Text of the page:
Hey there, kids, welcome to the Phile for a Friday. How was your day? Don't ask me about mine. I didn't mention this in yesterday's entry but it's Movember. Sorry there's a whole month dedicated to reminding you of your inability to grow facial hair. A federal judge from the 6th US Circuit Court of Appeals upheld gay marriage bans in Ohio, Michigan, Kentucky and Tennessee, thus pretty much guaranteeing that U.S. Supreme Court Justice Anthony Kennedy... as the court's sole swing voter, will have to decide the matter on a national scale. This will also give Justice Antonin Scalia an opportunity to oppose marriage equality in defiance of every other legal decision he's made in the course of his career. Procreation argument cited in 6th Circuit ruling against gay marriage which means you unmarried infertile couples better not get any ideas. It hasn't even been a week since the Republican Party wrested control of the Senate away from the Democrats, and we're already seeing the unemployment rate drop down to 5.8 percent, the lowest it's been since July 2008, way back before Barack Obama won the Democratic presidential primary. Expect plenty of commentators on Fox News to make this eminently salient point. You've now had seven years to recover from the gut-wrenching denouement of the original Toy Story trilogy, so it's probably time to put yourself through the wringer all over again. Pixar has just announced that it will be releasing a brand new installment to the series in 2017. That gives you about three years to practice your not-crying face. You know, Disney's purchase of Lucasfilm means Toy Story 4 could potentially have an all-Star Wars figure cast. It is suddenly totally fine for straight dudes all over the world to stare longingly into the deep folds of muscle tone belonging to exotic-dancing Magic Mike star Channing Tatum. The chiseled-from-alabaster actor has just joined Kurt Russell, Tim Roth, Samuel L. Jackson and a bunch of already-bro-acceptable actors in Quentin Tarantino's upcoming film, The Hateful Eight. In twenty years Quentin Tarantino is going to cast Martin Lawrence as an old kung fu master and I'm just gonna love the shit out of it. The people behind the beloved space opera film series that gave us such classic titles as A New Hope, The Phantom Menace and Attack of the Clones just announced the newest silly-sounding title that we'll all eventually get used to: The Force Awakens. Don't worry; eventually, you'll forget how underwhelming that is. Kind of like how you forgot how awful the name Star Wars actually is. Star Wars Episode VII: The Force Awakens? Guess it slept through the prequels too. Haha. I'm a huge Star Wars fan so I can say that. Did you kids vote on Tuesday? I mentioned this yesterday, some places where you could go vote were handing out some very odd stickers. Check this one out...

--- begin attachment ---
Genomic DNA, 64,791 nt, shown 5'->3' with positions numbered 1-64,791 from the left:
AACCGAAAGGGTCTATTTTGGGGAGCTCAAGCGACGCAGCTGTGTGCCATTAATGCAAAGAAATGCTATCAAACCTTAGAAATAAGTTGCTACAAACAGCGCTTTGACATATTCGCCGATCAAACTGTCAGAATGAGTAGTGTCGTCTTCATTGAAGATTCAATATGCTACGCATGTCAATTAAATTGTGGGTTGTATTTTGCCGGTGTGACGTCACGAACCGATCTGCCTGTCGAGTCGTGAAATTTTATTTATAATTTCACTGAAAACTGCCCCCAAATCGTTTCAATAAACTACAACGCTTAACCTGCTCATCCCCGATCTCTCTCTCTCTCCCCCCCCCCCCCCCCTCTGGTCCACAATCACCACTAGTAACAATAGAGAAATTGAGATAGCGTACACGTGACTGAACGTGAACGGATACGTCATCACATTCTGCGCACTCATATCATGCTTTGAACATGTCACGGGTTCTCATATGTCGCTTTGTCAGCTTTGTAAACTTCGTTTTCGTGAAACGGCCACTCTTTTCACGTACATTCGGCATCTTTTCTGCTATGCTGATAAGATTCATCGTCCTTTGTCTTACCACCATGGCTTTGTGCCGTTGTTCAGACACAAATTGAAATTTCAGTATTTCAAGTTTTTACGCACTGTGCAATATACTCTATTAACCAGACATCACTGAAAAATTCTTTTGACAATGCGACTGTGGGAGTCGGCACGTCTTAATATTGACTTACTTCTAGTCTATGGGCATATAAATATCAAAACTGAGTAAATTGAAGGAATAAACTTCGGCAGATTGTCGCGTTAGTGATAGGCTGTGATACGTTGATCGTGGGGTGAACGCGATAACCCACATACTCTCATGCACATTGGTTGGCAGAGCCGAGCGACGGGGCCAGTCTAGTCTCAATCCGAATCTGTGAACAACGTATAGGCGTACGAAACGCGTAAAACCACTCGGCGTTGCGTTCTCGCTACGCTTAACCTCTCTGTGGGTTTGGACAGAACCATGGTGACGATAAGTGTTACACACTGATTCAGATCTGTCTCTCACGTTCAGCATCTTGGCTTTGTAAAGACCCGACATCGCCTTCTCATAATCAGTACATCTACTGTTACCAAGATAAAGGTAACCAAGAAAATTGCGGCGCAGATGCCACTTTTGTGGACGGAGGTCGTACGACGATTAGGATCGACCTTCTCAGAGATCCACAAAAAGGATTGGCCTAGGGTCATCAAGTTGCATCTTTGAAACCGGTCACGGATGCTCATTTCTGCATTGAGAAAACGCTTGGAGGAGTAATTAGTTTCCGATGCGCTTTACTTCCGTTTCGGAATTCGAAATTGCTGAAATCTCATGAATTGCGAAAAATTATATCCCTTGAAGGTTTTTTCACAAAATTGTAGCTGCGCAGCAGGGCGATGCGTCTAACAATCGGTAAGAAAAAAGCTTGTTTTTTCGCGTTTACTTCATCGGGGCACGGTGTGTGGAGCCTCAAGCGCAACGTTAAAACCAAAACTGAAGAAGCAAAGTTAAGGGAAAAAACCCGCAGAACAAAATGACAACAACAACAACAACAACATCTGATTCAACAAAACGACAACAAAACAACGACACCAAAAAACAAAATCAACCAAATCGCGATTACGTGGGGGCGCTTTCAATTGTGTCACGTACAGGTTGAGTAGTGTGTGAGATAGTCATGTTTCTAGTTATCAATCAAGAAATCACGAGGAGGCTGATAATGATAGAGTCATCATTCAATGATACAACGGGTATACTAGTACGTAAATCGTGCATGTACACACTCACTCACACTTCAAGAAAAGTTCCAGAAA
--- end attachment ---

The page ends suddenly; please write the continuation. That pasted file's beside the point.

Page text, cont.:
Hmmm... I want a cronut. Have you seen the latest baby food that Gerber came out with?
I don't like Big Mac's but I kinda wanna try this. Okay, this entry is making me hungry. By the way, that Gerber food picture is terribly edited. Oh, well. Do you kids watch "The Big Bang Theory"? Everyone tells me I would like it, but I'm not sure. Then I saw this...